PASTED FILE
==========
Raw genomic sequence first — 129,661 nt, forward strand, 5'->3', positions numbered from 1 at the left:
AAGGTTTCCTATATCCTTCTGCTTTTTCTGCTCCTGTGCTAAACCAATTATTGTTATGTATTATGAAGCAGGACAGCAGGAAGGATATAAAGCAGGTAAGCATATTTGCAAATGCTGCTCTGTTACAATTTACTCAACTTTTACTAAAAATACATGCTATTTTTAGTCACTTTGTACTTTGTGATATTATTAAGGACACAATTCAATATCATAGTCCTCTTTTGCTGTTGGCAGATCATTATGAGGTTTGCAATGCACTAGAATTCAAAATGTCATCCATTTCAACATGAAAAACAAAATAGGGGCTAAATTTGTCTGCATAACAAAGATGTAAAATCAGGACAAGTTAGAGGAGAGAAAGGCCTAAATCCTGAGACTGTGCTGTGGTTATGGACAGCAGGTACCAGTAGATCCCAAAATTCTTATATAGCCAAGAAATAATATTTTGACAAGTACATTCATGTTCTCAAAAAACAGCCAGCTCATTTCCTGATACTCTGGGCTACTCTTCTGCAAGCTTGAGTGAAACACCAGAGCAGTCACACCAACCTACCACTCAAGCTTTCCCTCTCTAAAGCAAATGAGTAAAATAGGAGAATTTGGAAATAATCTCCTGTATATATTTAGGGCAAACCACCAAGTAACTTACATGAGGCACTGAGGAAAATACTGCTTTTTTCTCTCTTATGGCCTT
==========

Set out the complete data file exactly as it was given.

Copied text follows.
Raw genomic sequence first — 129,661 nt, forward strand, 5'->3', positions numbered from 1 at the left:
AAGGTTTCCTATATCCTTCTGCTTTTTCTGCTCCTGTGCTAAACCAATTATTGTTATGTATTATGAAGCAGGACAGCAGGAAGGATATAAAGCAGGTAAGCATATTTGCAAATGCTGCTCTGTTACAATTTACTCAACTTTTACTAAAAATACATGCTATTTTTAGTCACTTTGTACTTTGTGATATTATTAAGGACACAATTCAATATCATAGTCCTCTTTTGCTGTTGGCAGATCATTATGAGGTTTGCAATGCACTAGAATTCAAAATGTCATCCATTTCAACATGAAAAACAAAATAGGGGCTAAATTTGTCTGCATAACAAAGATGTAAAATCAGGACAAGTTAGAGGAGAGAAAGGCCTAAATCCTGAGACTGTGCTGTGGTTATGGACAGCAGGTACCAGTAGATCCCAAAATTCTTATATAGCCAAGAAATAATATTTTGACAAGTACATTCATGTTCTCAAAAAACAGCCAGCTCATTTCCTGATACTCTGGGCTACTCTTCTGCAAGCTTGAGTGAAACACCAGAGCAGTCACACCAACCTACCACTCAAGCTTTCCCTCTCTAAAGCAAATGAGTAAAATAGGAGAATTTGGAAATAATCTCCTGTATATATTTAGGGCAAACCACCAAGTAACTTACATGAGGCACTGAGGAAAATACTGCTTTTTTCTCTCTTATGGCCTT